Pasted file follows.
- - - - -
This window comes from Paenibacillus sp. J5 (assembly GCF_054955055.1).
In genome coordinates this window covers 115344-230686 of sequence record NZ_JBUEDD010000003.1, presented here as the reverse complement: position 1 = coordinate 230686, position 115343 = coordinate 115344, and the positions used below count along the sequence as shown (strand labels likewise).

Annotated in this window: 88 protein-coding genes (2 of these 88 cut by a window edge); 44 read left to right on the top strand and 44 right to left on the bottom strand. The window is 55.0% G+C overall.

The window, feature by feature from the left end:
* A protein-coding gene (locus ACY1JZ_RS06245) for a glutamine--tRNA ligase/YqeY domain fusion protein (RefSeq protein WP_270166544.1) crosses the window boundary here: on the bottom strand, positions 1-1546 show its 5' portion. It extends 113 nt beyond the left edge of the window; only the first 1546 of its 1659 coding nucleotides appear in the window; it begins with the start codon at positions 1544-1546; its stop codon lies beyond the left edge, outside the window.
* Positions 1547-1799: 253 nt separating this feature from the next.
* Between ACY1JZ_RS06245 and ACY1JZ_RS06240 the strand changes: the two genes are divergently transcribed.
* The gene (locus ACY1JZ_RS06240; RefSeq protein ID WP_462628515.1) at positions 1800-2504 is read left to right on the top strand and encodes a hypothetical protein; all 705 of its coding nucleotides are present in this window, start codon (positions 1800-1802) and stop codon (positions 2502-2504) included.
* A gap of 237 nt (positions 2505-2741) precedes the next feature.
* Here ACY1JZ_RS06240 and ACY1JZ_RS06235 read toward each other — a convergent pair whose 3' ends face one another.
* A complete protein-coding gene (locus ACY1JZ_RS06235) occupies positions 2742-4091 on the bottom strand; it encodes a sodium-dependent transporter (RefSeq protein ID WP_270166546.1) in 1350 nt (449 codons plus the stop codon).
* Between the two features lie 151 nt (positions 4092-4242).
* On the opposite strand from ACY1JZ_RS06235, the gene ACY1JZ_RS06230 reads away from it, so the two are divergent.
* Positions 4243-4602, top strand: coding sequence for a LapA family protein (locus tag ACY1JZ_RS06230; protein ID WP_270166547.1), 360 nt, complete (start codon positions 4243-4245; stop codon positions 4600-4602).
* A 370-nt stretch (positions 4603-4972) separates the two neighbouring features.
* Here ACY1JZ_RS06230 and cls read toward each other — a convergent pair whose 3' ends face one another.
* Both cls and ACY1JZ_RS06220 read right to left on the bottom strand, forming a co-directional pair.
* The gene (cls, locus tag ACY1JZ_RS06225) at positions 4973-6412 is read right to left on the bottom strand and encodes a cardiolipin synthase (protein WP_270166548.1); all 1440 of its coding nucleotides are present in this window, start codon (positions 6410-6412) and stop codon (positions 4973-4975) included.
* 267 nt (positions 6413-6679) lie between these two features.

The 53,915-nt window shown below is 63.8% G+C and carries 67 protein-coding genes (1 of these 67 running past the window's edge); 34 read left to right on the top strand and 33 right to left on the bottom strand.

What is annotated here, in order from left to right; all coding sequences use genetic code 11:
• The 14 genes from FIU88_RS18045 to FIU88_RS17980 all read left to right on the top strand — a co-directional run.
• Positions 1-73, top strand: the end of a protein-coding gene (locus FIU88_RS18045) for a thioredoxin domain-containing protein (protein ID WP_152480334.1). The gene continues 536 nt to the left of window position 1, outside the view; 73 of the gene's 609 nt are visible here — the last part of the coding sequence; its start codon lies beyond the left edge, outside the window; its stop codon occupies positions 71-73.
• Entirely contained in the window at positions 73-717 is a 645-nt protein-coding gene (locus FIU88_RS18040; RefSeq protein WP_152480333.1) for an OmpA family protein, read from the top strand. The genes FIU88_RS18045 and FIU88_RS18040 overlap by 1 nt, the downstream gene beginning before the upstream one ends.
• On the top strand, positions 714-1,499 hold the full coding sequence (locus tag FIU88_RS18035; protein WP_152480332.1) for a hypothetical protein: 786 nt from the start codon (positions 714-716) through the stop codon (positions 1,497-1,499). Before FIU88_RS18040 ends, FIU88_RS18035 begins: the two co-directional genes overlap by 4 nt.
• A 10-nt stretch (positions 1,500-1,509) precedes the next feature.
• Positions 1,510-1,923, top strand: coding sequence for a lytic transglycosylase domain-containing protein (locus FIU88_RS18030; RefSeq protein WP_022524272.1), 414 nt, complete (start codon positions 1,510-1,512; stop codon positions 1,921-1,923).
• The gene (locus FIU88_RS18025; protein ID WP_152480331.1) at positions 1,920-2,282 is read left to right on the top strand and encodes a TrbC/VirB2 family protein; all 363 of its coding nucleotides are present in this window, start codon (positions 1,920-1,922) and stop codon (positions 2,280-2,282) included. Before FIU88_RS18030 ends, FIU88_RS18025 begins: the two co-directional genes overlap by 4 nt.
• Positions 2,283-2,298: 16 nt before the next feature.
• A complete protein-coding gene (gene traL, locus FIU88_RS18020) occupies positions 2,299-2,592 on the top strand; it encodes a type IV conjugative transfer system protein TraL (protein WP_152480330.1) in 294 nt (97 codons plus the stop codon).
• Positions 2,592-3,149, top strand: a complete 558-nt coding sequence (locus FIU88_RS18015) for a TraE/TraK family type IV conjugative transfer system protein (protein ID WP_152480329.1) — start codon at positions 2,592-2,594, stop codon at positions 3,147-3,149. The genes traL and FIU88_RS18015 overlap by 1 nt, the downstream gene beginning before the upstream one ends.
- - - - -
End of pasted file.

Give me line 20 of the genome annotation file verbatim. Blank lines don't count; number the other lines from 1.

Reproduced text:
The 53,915-nt window shown below is 63.8% G+C and carries 67 protein-coding genes (1 of these 67 running past the window's edge); 34 read left to right on the top strand and 33 right to left on the bottom strand.